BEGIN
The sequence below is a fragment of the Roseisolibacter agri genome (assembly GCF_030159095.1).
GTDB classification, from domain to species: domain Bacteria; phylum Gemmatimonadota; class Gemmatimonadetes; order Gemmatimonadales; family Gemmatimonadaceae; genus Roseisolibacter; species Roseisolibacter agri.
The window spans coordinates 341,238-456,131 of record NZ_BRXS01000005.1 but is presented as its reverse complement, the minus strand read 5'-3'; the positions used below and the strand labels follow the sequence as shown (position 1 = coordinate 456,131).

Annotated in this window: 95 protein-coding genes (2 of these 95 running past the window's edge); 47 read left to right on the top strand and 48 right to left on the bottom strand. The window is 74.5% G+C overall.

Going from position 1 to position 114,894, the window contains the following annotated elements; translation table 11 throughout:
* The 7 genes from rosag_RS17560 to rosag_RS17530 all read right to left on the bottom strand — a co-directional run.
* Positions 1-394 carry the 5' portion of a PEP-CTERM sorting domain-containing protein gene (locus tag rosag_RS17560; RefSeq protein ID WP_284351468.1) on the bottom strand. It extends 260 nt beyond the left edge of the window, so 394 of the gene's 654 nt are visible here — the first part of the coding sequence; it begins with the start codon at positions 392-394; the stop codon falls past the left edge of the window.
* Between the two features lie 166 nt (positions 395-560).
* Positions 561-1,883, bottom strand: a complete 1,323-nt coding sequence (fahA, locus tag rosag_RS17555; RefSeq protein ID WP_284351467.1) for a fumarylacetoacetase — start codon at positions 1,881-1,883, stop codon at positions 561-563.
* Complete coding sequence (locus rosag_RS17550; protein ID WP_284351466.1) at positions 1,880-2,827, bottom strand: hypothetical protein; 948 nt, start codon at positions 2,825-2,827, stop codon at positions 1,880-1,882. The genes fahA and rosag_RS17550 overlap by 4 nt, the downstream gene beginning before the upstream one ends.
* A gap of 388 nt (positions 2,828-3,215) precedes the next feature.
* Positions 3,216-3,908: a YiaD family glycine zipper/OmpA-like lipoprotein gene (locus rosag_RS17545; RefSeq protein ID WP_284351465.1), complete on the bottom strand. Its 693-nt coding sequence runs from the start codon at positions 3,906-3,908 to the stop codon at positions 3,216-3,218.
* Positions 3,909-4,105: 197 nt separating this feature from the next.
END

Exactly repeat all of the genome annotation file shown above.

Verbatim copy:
The sequence below is a fragment of the Roseisolibacter agri genome (assembly GCF_030159095.1).
GTDB classification, from domain to species: domain Bacteria; phylum Gemmatimonadota; class Gemmatimonadetes; order Gemmatimonadales; family Gemmatimonadaceae; genus Roseisolibacter; species Roseisolibacter agri.
The window spans coordinates 341,238-456,131 of record NZ_BRXS01000005.1 but is presented as its reverse complement, the minus strand read 5'-3'; the positions used below and the strand labels follow the sequence as shown (position 1 = coordinate 456,131).

Annotated in this window: 95 protein-coding genes (2 of these 95 running past the window's edge); 47 read left to right on the top strand and 48 right to left on the bottom strand. The window is 74.5% G+C overall.

Going from position 1 to position 114,894, the window contains the following annotated elements; translation table 11 throughout:
* The 7 genes from rosag_RS17560 to rosag_RS17530 all read right to left on the bottom strand — a co-directional run.
* Positions 1-394 carry the 5' portion of a PEP-CTERM sorting domain-containing protein gene (locus tag rosag_RS17560; RefSeq protein ID WP_284351468.1) on the bottom strand. It extends 260 nt beyond the left edge of the window, so 394 of the gene's 654 nt are visible here — the first part of the coding sequence; it begins with the start codon at positions 392-394; the stop codon falls past the left edge of the window.
* Between the two features lie 166 nt (positions 395-560).
* Positions 561-1,883, bottom strand: a complete 1,323-nt coding sequence (fahA, locus tag rosag_RS17555; RefSeq protein ID WP_284351467.1) for a fumarylacetoacetase — start codon at positions 1,881-1,883, stop codon at positions 561-563.
* Complete coding sequence (locus rosag_RS17550; protein ID WP_284351466.1) at positions 1,880-2,827, bottom strand: hypothetical protein; 948 nt, start codon at positions 2,825-2,827, stop codon at positions 1,880-1,882. The genes fahA and rosag_RS17550 overlap by 4 nt, the downstream gene beginning before the upstream one ends.
* A gap of 388 nt (positions 2,828-3,215) precedes the next feature.
* Positions 3,216-3,908: a YiaD family glycine zipper/OmpA-like lipoprotein gene (locus rosag_RS17545; RefSeq protein ID WP_284351465.1), complete on the bottom strand. Its 693-nt coding sequence runs from the start codon at positions 3,906-3,908 to the stop codon at positions 3,216-3,218.
* Positions 3,909-4,105: 197 nt separating this feature from the next.